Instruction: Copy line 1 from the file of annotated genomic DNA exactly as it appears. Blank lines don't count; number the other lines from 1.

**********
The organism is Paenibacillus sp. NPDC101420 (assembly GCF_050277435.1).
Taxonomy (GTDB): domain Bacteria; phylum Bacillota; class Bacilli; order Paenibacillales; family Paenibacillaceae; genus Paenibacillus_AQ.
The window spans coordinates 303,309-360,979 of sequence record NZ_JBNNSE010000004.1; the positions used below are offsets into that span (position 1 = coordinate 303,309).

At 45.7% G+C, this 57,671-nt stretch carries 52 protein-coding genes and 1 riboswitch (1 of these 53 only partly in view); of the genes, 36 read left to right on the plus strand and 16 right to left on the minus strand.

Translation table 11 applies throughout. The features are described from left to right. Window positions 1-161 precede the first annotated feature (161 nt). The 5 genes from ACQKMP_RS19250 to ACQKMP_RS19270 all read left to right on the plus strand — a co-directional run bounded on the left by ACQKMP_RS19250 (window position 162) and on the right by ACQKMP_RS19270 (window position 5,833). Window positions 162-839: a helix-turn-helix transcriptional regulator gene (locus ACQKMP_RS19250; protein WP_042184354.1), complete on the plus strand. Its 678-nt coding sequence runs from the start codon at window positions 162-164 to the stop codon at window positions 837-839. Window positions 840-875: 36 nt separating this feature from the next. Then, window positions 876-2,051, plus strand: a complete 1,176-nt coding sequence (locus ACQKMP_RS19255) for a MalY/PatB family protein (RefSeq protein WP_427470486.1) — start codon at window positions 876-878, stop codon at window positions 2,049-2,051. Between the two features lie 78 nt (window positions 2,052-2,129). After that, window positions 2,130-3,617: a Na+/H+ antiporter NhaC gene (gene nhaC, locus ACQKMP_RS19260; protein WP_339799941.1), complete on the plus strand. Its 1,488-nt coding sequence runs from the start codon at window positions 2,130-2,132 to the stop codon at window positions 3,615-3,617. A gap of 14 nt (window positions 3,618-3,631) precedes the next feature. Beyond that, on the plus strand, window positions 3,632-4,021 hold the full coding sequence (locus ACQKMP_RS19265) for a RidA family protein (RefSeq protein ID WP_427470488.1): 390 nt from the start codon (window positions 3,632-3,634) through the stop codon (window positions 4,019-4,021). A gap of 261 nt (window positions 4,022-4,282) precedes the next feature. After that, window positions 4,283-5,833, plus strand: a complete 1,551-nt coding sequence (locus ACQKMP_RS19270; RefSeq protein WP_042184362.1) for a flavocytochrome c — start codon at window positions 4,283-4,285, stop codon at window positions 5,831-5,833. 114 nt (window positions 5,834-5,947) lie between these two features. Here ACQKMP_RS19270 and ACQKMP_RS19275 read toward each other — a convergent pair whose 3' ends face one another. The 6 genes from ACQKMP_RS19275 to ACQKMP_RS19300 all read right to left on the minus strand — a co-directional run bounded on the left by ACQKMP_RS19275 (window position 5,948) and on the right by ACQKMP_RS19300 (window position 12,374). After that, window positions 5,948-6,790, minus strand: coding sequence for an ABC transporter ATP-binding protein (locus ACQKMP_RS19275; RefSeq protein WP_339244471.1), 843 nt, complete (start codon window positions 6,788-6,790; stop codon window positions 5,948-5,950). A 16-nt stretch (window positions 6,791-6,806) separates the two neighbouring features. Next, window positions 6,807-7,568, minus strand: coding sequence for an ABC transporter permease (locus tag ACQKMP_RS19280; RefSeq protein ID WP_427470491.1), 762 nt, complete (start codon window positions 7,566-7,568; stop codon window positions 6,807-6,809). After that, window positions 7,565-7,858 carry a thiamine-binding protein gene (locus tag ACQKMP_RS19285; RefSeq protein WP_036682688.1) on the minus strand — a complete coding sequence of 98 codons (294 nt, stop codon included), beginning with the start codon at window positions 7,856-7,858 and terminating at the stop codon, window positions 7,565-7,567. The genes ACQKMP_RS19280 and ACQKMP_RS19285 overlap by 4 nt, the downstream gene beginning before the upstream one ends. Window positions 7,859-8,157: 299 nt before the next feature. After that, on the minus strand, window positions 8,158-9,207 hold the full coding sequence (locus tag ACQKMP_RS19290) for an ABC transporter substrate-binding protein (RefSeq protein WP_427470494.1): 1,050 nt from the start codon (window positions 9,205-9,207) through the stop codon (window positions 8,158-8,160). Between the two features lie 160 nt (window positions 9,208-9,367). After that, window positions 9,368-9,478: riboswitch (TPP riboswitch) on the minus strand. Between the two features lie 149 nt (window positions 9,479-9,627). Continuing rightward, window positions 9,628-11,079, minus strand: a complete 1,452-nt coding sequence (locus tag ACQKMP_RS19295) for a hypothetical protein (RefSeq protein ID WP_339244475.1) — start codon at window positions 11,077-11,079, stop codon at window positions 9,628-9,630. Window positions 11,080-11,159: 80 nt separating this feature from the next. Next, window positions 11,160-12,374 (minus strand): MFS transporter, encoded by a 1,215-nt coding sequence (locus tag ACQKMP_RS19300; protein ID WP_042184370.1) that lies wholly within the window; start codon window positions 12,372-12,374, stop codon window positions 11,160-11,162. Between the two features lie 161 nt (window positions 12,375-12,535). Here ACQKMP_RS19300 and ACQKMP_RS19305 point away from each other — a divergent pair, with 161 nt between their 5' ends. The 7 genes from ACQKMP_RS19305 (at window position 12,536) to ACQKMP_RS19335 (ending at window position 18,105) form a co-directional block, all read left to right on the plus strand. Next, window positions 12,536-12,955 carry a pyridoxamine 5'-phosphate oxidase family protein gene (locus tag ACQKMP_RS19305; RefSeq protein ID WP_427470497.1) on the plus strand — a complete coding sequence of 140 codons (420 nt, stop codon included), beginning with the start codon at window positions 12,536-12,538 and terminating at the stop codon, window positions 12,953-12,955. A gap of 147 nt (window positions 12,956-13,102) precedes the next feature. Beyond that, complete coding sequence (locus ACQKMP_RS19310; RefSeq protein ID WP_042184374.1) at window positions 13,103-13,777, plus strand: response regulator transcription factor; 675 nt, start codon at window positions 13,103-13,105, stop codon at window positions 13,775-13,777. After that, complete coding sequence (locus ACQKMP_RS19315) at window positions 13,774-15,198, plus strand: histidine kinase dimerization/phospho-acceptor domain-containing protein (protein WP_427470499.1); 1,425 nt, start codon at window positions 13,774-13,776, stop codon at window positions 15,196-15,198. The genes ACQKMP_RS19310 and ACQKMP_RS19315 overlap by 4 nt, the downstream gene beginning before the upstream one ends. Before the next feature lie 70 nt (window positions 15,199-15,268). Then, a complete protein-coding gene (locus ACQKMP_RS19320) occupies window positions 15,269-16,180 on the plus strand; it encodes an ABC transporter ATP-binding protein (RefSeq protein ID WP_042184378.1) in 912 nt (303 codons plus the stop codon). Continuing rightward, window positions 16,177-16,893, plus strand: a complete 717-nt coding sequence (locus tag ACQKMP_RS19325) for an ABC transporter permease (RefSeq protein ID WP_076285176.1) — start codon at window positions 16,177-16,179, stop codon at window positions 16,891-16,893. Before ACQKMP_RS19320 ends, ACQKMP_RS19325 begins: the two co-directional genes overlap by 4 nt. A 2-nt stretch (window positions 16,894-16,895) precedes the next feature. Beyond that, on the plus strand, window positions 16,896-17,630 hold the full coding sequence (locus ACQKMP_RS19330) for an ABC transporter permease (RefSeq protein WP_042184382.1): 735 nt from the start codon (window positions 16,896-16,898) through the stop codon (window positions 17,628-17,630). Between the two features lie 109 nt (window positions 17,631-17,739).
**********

The organism is Paenibacillus sp. NPDC101420 (assembly GCF_050277435.1).